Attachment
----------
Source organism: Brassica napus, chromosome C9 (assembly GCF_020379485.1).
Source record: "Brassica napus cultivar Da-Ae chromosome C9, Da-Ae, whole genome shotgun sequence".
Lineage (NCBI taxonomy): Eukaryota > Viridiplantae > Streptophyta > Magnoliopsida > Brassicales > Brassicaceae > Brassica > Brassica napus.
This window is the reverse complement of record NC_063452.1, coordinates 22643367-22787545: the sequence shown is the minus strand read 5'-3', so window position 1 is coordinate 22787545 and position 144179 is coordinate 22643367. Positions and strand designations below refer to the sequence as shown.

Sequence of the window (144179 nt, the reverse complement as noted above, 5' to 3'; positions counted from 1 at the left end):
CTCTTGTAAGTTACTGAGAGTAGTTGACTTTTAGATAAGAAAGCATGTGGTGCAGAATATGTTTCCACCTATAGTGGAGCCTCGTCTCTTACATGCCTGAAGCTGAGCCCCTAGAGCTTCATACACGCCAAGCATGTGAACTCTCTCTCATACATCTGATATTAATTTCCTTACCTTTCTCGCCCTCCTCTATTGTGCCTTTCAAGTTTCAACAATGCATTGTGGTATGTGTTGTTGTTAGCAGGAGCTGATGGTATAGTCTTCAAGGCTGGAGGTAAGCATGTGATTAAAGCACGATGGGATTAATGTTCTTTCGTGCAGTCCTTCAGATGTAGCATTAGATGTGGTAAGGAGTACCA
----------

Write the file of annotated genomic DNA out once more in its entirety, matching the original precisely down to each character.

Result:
Source organism: Brassica napus, chromosome C9 (assembly GCF_020379485.1).
Source record: "Brassica napus cultivar Da-Ae chromosome C9, Da-Ae, whole genome shotgun sequence".
Lineage (NCBI taxonomy): Eukaryota > Viridiplantae > Streptophyta > Magnoliopsida > Brassicales > Brassicaceae > Brassica > Brassica napus.
This window is the reverse complement of record NC_063452.1, coordinates 22643367-22787545: the sequence shown is the minus strand read 5'-3', so window position 1 is coordinate 22787545 and position 144179 is coordinate 22643367. Positions and strand designations below refer to the sequence as shown.

Sequence of the window (144179 nt, the reverse complement as noted above, 5' to 3'; positions counted from 1 at the left end):
CTCTTGTAAGTTACTGAGAGTAGTTGACTTTTAGATAAGAAAGCATGTGGTGCAGAATATGTTTCCACCTATAGTGGAGCCTCGTCTCTTACATGCCTGAAGCTGAGCCCCTAGAGCTTCATACACGCCAAGCATGTGAACTCTCTCTCATACATCTGATATTAATTTCCTTACCTTTCTCGCCCTCCTCTATTGTGCCTTTCAAGTTTCAACAATGCATTGTGGTATGTGTTGTTGTTAGCAGGAGCTGATGGTATAGTCTTCAAGGCTGGAGGTAAGCATGTGATTAAAGCACGATGGGATTAATGTTCTTTCGTGCAGTCCTTCAGATGTAGCATTAGATGTGGTAAGGAGTACCA